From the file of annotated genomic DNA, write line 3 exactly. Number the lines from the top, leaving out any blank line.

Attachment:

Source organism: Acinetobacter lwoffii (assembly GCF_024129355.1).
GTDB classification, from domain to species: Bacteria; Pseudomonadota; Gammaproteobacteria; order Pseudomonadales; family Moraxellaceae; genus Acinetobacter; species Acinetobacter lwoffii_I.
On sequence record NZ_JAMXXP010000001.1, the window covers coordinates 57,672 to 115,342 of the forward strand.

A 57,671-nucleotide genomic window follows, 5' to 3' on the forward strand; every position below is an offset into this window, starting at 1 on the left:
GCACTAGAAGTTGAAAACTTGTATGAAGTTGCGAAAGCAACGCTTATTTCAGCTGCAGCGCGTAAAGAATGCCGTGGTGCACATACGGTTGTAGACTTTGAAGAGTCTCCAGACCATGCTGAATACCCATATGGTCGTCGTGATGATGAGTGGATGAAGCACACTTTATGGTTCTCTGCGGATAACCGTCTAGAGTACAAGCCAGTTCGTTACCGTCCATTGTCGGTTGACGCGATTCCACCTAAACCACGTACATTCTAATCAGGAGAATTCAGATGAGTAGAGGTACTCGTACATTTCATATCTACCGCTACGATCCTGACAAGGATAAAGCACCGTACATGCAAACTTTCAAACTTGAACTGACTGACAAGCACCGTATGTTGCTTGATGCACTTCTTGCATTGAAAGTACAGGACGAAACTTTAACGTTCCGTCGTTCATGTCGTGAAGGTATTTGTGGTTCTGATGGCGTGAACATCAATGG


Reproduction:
On sequence record NZ_JAMXXP010000001.1, the window covers coordinates 57,672 to 115,342 of the forward strand.